And our lives spilled onto the bags: My son was a big skater, so skateparks were one leitmotif, as was the kitten we acquired about four months into Paul’s chemo. Mike and I went to London for his high school graduation: I left a bag to cover that week, with my version of scenes from the Underground, and Big Ben and the Millennium Bridge. (Paul ate what she put in the bag, my mother said. I never knew for sure.)
Week 20, when a hurricane took out our power, Pegasys Pete “watched” a battery-powered radio all day long.
He went trick-or-treating for Halloween, and voted on Election Day (it was appropriately, an off-year election).
By Week 30, it was December, and I drew 18 poinsettias, one for each week of chemo left. (OK, they were red things with green, close enough). Pete celebrated Hanukkah, too, the way Paul did.
Week 38 was Oscars season … and the winner was Pegasys Pete!
In keeping with Paul’s love of PBS and Discovery Channel and History Channel, Pete haggled with the experts on “Antiques Roadshow,” observed primates in the jungle, and worked with Nazi hunters.
By Week 48, I was relieved in more ways than one. Chemo was done. Paul’s appetite was back. The virus was gone — or so it seemed.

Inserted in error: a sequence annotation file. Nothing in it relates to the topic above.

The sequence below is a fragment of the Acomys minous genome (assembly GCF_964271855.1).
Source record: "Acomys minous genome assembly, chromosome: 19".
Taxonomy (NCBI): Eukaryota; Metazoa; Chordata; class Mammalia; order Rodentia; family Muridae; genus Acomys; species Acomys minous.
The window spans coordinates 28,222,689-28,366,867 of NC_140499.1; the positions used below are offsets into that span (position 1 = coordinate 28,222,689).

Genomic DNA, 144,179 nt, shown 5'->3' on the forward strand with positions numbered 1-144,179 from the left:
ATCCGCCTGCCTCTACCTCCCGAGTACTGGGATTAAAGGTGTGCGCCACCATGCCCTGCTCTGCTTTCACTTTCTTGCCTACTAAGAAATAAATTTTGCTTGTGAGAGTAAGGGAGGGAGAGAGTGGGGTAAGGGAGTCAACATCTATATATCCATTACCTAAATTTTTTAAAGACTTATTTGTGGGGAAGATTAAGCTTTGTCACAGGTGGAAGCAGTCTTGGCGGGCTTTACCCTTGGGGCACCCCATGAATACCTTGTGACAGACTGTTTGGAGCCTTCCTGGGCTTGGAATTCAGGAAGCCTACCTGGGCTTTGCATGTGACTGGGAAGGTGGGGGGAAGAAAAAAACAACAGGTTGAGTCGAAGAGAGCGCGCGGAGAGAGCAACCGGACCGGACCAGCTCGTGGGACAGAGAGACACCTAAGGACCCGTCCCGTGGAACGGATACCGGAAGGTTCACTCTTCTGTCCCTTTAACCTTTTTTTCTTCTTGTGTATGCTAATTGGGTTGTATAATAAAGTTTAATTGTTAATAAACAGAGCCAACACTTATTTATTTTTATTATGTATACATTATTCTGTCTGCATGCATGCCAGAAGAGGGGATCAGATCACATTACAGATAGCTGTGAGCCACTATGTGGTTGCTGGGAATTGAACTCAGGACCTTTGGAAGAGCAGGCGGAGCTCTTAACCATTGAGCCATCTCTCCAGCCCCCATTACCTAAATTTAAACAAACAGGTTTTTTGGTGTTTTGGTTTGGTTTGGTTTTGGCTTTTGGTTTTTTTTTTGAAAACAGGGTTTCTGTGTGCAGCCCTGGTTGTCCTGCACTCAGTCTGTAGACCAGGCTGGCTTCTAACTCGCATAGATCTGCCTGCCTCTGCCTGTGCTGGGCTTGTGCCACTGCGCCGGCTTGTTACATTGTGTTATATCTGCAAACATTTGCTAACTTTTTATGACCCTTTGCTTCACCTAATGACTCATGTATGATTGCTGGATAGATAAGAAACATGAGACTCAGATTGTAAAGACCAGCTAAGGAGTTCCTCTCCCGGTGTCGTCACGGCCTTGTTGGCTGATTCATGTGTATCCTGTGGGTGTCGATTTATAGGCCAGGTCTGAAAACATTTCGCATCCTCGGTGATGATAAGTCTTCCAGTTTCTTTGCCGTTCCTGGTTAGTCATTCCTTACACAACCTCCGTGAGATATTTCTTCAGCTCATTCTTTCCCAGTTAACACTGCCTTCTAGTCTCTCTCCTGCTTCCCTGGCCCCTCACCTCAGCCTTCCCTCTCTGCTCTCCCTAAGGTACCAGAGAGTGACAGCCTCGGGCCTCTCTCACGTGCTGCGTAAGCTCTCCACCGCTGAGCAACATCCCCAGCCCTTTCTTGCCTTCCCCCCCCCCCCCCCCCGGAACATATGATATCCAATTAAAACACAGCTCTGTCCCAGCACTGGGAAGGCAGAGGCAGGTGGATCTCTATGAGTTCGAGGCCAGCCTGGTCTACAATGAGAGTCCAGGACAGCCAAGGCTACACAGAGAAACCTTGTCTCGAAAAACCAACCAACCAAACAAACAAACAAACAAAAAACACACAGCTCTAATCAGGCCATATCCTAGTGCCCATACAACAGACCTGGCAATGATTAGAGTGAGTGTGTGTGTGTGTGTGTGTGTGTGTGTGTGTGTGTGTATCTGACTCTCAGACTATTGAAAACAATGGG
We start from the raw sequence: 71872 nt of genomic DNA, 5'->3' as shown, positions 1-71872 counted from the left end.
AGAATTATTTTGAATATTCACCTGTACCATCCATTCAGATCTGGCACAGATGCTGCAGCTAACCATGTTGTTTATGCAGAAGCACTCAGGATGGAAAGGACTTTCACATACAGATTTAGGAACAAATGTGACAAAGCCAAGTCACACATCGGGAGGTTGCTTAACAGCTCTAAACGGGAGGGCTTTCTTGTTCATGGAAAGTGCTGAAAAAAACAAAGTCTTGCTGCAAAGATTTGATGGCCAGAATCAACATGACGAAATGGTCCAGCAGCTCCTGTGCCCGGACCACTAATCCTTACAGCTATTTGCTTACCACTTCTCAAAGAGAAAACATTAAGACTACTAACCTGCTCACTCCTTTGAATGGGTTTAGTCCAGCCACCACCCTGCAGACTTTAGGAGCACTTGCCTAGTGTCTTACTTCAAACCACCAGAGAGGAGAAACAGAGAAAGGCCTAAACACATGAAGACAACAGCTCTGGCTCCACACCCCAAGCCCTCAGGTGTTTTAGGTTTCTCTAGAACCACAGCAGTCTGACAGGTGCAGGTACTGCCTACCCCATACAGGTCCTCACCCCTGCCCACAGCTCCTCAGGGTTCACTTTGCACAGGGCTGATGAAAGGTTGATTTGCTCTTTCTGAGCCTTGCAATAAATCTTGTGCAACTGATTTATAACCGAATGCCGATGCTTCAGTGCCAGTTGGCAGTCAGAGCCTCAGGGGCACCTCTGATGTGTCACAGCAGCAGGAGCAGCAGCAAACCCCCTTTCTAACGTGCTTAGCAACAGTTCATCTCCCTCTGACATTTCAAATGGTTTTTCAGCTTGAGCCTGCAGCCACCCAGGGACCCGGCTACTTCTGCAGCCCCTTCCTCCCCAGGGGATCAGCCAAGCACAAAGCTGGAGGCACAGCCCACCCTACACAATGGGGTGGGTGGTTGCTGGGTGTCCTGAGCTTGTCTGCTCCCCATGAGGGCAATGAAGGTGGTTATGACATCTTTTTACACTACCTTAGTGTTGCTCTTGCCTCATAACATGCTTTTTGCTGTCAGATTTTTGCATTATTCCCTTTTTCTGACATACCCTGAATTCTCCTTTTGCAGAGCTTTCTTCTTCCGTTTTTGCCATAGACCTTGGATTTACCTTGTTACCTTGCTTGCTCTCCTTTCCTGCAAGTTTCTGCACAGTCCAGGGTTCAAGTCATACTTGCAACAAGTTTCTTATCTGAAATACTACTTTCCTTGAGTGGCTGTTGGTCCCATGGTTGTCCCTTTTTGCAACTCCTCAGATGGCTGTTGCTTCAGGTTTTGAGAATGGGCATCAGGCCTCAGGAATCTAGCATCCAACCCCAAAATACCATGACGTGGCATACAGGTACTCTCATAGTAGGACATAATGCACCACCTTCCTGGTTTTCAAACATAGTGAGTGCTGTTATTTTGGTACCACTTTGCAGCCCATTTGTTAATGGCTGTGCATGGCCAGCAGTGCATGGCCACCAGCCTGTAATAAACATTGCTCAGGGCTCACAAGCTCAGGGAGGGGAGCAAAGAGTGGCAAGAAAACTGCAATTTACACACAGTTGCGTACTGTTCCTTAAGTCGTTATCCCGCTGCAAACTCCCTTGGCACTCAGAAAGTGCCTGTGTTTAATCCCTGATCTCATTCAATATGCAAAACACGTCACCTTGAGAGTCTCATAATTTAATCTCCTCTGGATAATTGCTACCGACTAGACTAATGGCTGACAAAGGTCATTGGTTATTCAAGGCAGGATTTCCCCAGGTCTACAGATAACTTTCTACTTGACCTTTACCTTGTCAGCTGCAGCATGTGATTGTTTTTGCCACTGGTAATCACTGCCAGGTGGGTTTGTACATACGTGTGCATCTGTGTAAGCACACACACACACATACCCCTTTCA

Paul finished chemotherapy the day after Easter, a sunny Monday in April. By Memorial Day, we knew something was wrong. By his birthday in August, it was official: His viral load was through the roof again.
Terrible times followed. He went into a profound depression, and was angry all the time. He had neuropathy and pain issues and started using Oxycontin. When he couldn’t buy enough pills, he started shooting heroin after not using for about 18 years.
We raged at each other. I locked him out of the house at least once. Then one day, I called him six kinds of a word that starts with an M, has an F in the middle, and ends with an R.
“Six kinds? Which six?” Paul asked. I enumerated them, using every curse word I could think of. He laughed, and humor defused the ticking time bomb — if only for the moment.
“Six kinds” became our shorthand for “Watch your step, buster.” If I could make him laugh, the real Paul resurfaced for a little while. Eventually, a friend helped connect Paul with a methadone maintenance program, and he tamed that beast again.
What we would discover in the six years that followed, though, was that the hepatitis C would chip away at who Paul was, even as it didn’t kill him. Some days were good, some were awful, and you couldn’t predict which would come when.